Johanna Konta roars back to knock Sloane Stephens out of Wimbledon

• British No 1 beats No 9 seed 3-6, 6-4, 6-1
• Konta will face No 6 seed Petra Kvitova in fourth round

There was a time, not long ago, when it seemed as if Johanna Konta did not have a plan B. If plan A worked, she was a threat; if not, then things were not going to go well. Under the guidance of the quiet Swiss Dimitri Zavialoff things have changed for the Briton and never was that more evident than at Wimbledon on Saturday when she turned the match round to beat the American Sloane Stephens for a place in the last 16.

Bullied and battered by the forehand of the 2017 US Open champion in the first set, Konta was up against it at the start of the second. But with the help of some resilience and, crucially, some smart thinking she recovered to win 3-6, 6-4, 6-1 and take her place in week two at Wimbledon for only the second time.

“I just kept plugging away, more than anything,” Konta said, proud of her efforts. “She was playing incredibly well and I was fully prepared to not be coming back in that second set. I was really pleased I could keep battling, I was pleased I could mix things up and I did a good job in getting her out of that zone.

“It was incredibly tough. She’s an incredibly good player and at her best she’s very, very tough to play. I really had to work hard to find a way into that match and get my level up to hers. I’m really pleased I could do that and keep the pressure on. I’m really pleased with the tennis I’m playing.”

Konta had won all three of their previous meetings, all played this year, including one at the French Open last month. But she was outplayed in the first set as Stephens took the attack to her, slapping forehand winners cross-court and leaving Konta flat-footed.

At the start of the second set the American pressed for another break but this time Konta held firm. She saved one break point at 1-1 and three more at 2-2, her hold of serve absolutely crucial to the outcome of the match. Konta was mixing up her game, coming to the net more and generally just cutting out the mistakes, a combination that must have made Stephens feel as if she could not hit through her defences.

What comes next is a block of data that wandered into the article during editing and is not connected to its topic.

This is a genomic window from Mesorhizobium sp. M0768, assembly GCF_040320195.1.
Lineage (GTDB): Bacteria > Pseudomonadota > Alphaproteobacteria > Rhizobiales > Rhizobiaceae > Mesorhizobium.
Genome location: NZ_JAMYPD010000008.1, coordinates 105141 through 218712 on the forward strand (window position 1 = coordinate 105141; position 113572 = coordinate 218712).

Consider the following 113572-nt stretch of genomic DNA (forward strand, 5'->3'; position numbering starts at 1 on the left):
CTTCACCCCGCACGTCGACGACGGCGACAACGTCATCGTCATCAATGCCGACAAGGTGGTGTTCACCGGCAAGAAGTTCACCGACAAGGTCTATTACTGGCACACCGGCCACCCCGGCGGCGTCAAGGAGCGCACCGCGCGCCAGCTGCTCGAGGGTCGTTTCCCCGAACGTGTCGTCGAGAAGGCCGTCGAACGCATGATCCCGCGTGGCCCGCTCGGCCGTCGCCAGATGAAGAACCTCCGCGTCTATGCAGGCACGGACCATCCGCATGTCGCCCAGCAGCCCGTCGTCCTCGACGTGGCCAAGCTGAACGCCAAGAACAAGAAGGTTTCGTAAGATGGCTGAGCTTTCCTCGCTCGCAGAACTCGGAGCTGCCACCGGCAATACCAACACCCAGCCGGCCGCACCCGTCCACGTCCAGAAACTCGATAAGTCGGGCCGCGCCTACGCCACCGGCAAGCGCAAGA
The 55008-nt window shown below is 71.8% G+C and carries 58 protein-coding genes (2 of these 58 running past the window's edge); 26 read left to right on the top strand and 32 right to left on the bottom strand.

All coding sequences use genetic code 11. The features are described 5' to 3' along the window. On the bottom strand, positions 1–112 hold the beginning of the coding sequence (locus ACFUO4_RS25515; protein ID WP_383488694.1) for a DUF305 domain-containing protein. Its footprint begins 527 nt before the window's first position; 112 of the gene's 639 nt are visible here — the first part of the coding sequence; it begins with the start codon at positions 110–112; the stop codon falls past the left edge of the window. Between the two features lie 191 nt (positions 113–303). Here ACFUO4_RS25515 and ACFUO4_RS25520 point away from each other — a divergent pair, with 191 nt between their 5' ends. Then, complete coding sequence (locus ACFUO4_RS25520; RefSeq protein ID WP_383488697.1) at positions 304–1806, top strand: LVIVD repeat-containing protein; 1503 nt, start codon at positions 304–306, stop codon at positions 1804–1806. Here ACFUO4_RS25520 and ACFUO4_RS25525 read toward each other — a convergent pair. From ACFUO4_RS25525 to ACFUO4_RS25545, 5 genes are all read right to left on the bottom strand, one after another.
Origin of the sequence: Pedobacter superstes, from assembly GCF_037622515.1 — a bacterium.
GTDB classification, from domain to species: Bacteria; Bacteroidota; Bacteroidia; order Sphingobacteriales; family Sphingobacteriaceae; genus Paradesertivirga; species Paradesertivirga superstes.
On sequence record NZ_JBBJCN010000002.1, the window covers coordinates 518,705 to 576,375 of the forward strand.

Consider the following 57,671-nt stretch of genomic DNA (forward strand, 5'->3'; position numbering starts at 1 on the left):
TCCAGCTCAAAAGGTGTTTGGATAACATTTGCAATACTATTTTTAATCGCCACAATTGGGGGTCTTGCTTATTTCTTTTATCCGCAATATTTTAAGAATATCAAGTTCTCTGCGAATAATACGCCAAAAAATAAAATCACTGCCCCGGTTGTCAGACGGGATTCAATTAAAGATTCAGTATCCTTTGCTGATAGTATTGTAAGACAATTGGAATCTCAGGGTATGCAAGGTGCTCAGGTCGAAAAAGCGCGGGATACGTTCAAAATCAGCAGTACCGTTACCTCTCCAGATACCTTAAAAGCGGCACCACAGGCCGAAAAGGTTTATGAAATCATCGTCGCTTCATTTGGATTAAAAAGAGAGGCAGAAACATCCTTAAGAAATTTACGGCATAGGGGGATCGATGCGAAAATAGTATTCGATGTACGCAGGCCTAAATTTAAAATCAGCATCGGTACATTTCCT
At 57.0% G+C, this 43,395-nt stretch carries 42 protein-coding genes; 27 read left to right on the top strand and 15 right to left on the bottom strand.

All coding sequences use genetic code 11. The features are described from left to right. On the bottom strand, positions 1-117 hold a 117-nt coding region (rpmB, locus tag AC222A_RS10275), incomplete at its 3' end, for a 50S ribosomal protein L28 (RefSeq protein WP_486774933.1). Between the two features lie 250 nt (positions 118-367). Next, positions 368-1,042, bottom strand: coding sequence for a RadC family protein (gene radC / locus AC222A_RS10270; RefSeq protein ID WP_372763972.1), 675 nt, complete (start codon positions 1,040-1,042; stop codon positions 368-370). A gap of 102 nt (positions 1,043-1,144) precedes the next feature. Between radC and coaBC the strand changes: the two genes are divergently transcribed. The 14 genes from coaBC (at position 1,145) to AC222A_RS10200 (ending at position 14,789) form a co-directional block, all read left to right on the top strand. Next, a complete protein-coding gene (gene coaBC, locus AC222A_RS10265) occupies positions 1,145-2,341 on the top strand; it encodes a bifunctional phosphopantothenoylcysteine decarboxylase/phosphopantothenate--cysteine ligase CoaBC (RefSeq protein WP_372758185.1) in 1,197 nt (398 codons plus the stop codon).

The pair stayed on serve to 5-4 but Konta put a mis-hit smash away to earn a set point on the Stephens serve and then played a brilliant point, ended with a wrong-footing forehand, to take the game and level the match. The third set was something of a procession as the air was taken out of the Stephens sails and Konta served out nervelessly to advance to the last 16.

There she will play Petra Kvitova, the two-times champion who is into the second week for the first time since the second of her titles, in 2014. Playing with a sore arm, an injury that forced her to miss the French Open, Kvitova has been spending as little time in practice as possible, wary that the problem might flare up at any time.

The Czech is not one of those players who needs much practice, though, and she made light work of Magda Linette, beating the Pole 6-3, 6-2, keeping her time on the court down in the process.

Kvitova has won three of her four meetings with Konta, including their last one, on grass in Birmingham last year. But though the head‑to‑head record should boost Kvitova, the Czech knows her arm might give way at any stage. “I’m pretty confident I have a day off tomorrow, that’s what I really know,” she said. “Of course, as I mentioned already many times before, the pain can come in the forearm and I have to retire. I’m really taking it very positive that I finished the match with the win. That’s really important for me. I’m not really looking too ahead.”

The performances of Coco Gauff have captivated everyone at Wimbledon in the first week and perhaps they have galvanised Serena Williams, too. The American, seeking her eighth Wimbledon title and record-equalling 24th grand slam title, stepped up a gear or two as she beat Julia Görges of Germany 6-3, 6-4 to set up a meeting with Spain’s Carla Suárez Navarro.

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The 37-year-old Williams has played only five events in 2019 through injury but, having had treatment to her right knee after the French Open, she is improving with every round. “I’m getting a really late start but all that matters is that I’m here,” Williams said.

One more win will most likely see Williams taking on the top seed, Ashleigh Barty, but she is intent only on getting matches under her belt. “I just need to keep it up,” she said. “Each match for me really counts.”


Simon Cambers at Wimbledon

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